Wife will use it a couple days a week to keep miles off her car. Her commute is over 20 miles one way. We have a 27’ 7500# TT that we use 2-3 times a year. That’s most of the towing it will do and good for road trips where we can get good fuel mileage
 

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Discussion Starter · #11 ·
You load that TT up and my take is you are over the tow rating of a pre-2020 Ecodiesel. Now the 2020 or newer ones have a higher tow rating so that is probably a better option if you do tow that much. Do some research on that tow rating topic.
The trailer weight is gross weight. Dry weight is 5700# but that’s why I am doing research to see if it can handle it fine.
 

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Discussion Starter · #34 ·
That's why the Ram 1500 EcoDiesel is very popular. It can be a daily commuter, grocery getter, and tow the boat/RV on the weekend. Mine is a daily driver, but I also use it as a workhorse and recreational tow rig.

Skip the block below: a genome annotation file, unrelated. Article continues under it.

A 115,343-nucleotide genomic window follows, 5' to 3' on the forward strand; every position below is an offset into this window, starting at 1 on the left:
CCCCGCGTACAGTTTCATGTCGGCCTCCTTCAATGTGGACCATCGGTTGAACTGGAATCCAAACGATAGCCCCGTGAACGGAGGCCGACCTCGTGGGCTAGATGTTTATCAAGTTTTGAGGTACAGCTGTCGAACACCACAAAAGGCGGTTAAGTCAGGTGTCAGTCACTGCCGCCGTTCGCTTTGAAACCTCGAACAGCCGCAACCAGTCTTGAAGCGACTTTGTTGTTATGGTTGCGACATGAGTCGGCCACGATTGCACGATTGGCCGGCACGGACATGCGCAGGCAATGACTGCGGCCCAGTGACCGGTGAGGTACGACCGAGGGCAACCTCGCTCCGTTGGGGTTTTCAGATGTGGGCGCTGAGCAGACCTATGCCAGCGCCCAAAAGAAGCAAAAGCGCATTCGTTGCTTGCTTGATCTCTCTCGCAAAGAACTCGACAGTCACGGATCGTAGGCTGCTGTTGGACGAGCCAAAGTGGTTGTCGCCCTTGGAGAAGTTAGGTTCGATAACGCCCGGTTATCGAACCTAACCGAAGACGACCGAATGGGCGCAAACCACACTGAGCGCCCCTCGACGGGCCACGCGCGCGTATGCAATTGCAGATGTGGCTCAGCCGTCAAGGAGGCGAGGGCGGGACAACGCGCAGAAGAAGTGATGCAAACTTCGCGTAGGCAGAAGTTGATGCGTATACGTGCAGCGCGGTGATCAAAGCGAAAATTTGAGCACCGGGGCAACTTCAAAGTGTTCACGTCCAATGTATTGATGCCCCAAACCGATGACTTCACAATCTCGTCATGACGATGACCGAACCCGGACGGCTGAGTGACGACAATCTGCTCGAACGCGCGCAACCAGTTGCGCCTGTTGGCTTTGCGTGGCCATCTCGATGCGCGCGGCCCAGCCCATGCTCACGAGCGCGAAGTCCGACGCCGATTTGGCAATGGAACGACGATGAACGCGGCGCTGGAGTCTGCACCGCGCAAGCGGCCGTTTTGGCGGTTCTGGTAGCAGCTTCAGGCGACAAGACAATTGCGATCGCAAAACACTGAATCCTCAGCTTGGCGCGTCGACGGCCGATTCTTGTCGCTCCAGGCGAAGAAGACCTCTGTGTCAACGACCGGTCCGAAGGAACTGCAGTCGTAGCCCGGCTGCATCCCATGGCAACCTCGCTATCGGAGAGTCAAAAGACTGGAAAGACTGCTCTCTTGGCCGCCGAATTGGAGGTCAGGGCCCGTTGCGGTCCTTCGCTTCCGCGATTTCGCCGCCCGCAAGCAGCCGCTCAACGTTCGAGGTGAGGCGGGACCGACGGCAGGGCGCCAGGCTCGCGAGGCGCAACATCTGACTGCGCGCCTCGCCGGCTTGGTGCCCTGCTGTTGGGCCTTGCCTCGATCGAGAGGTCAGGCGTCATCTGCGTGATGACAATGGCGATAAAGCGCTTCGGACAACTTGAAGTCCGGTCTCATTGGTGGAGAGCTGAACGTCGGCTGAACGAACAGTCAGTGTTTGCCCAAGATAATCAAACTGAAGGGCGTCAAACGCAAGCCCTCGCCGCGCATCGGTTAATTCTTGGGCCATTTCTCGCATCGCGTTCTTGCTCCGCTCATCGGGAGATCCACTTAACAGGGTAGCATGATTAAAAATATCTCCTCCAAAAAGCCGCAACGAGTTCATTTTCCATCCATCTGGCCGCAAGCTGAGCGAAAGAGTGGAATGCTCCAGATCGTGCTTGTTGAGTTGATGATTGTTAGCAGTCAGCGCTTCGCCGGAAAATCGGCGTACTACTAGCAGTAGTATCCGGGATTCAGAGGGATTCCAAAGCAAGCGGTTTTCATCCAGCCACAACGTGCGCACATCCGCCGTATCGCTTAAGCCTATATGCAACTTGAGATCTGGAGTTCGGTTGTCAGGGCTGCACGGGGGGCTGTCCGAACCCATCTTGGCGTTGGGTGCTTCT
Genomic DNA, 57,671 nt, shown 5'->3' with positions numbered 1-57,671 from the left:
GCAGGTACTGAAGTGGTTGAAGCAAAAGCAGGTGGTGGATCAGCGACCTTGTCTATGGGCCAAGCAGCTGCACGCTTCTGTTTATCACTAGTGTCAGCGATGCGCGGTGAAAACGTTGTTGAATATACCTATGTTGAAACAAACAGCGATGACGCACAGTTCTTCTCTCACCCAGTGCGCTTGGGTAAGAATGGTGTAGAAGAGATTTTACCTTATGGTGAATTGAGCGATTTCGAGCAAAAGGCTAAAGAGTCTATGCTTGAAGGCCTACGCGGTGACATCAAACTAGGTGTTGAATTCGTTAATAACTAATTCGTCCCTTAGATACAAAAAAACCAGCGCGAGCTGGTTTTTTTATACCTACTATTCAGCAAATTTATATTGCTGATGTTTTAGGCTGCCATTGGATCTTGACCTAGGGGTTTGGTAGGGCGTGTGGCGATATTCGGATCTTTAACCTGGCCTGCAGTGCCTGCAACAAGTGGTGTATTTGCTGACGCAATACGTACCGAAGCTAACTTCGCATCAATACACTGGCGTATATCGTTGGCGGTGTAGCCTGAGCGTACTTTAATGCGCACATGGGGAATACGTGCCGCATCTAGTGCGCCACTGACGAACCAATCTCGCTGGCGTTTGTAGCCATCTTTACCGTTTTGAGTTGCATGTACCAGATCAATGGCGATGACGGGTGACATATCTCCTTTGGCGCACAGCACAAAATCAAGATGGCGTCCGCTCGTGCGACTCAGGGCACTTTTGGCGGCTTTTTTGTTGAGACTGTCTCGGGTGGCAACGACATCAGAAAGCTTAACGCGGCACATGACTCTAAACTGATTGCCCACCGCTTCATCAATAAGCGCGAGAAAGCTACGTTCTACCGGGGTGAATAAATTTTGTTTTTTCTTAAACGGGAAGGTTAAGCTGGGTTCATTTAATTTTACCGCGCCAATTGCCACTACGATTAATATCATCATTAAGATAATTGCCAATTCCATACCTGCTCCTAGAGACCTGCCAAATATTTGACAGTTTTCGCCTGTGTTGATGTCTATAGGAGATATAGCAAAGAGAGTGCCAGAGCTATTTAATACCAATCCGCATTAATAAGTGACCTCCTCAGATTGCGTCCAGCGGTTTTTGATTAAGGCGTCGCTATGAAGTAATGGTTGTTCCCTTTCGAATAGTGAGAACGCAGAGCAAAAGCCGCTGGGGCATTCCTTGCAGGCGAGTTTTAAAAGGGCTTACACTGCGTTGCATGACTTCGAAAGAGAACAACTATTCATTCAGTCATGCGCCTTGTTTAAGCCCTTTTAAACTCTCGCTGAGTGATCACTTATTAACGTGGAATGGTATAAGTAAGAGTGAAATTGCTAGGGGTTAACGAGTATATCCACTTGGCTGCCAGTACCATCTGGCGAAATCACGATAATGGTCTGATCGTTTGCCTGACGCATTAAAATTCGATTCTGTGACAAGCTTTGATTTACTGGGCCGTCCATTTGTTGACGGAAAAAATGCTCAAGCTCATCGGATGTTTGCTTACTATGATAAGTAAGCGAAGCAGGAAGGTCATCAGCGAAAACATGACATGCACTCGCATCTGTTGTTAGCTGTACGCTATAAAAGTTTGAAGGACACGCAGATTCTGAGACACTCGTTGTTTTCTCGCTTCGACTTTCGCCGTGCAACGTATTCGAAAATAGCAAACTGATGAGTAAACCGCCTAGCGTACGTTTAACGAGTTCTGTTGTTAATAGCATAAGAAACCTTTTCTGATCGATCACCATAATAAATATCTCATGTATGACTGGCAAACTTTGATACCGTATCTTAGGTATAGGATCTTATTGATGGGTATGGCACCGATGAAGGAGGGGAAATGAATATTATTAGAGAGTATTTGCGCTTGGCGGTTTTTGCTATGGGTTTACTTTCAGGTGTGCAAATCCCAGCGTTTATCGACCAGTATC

That’s exactly what I’m looking for. Something that can do it all. I don’t tow all the time or crazy loads so no need for a 3/4 ton let alone the 1 ton dually I have. I just want to make sure these can tow 7500 fairly easy and not way overload it. I hear things about the grills being restrictive and a few other things. Can they tow fine without a tune? I’m in ca and it’s illegal to have those
 

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Discussion Starter · #35 ·
I have a white 2015 Laramie with 77,000 miles. Just got back from a 2725 mile trip driving 75-80 miles per hr with lots-of puttering around in Virginia. It got 25 mpg overall. I’ve been doing a mile or 2 little trips all winter and the regen was getting more and more often. At first on this trip it was only getting 21 mpg on the dash, but at the end in Virginia it was registering 29.3 mpg. It has a GDE tune and just needs to be driven hard. I pull a single axle bass boat with it and it’ll get 15 mpg on pretty long trips. No problems so far, and I love the drive. I just have no need for a diesel while not using it properly. Im willing to sell it if you’re interested.